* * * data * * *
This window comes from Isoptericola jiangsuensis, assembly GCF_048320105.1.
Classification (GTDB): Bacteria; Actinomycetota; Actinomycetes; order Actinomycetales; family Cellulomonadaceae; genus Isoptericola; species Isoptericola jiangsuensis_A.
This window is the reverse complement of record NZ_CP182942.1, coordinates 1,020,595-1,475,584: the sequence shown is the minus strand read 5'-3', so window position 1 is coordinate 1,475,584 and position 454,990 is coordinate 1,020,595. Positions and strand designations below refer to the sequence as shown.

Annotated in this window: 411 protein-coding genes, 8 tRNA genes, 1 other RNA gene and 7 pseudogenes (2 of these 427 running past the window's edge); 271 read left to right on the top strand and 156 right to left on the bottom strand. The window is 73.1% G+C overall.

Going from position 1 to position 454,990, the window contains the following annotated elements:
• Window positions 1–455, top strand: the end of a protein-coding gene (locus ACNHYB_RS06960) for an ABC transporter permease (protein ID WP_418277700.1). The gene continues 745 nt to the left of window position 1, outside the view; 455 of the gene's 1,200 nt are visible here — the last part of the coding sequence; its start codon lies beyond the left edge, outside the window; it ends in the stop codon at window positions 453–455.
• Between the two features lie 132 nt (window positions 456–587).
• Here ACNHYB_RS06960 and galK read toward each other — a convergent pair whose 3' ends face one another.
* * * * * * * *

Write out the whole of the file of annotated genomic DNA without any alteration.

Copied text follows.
This window comes from Isoptericola jiangsuensis, assembly GCF_048320105.1.
Classification (GTDB): Bacteria; Actinomycetota; Actinomycetes; order Actinomycetales; family Cellulomonadaceae; genus Isoptericola; species Isoptericola jiangsuensis_A.
This window is the reverse complement of record NZ_CP182942.1, coordinates 1,020,595-1,475,584: the sequence shown is the minus strand read 5'-3', so window position 1 is coordinate 1,475,584 and position 454,990 is coordinate 1,020,595. Positions and strand designations below refer to the sequence as shown.

Annotated in this window: 411 protein-coding genes, 8 tRNA genes, 1 other RNA gene and 7 pseudogenes (2 of these 427 running past the window's edge); 271 read left to right on the top strand and 156 right to left on the bottom strand. The window is 73.1% G+C overall.

Going from position 1 to position 454,990, the window contains the following annotated elements:
• Window positions 1–455, top strand: the end of a protein-coding gene (locus ACNHYB_RS06960) for an ABC transporter permease (protein ID WP_418277700.1). The gene continues 745 nt to the left of window position 1, outside the view; 455 of the gene's 1,200 nt are visible here — the last part of the coding sequence; its start codon lies beyond the left edge, outside the window; it ends in the stop codon at window positions 453–455.
• Between the two features lie 132 nt (window positions 456–587).
• Here ACNHYB_RS06960 and galK read toward each other — a convergent pair whose 3' ends face one another.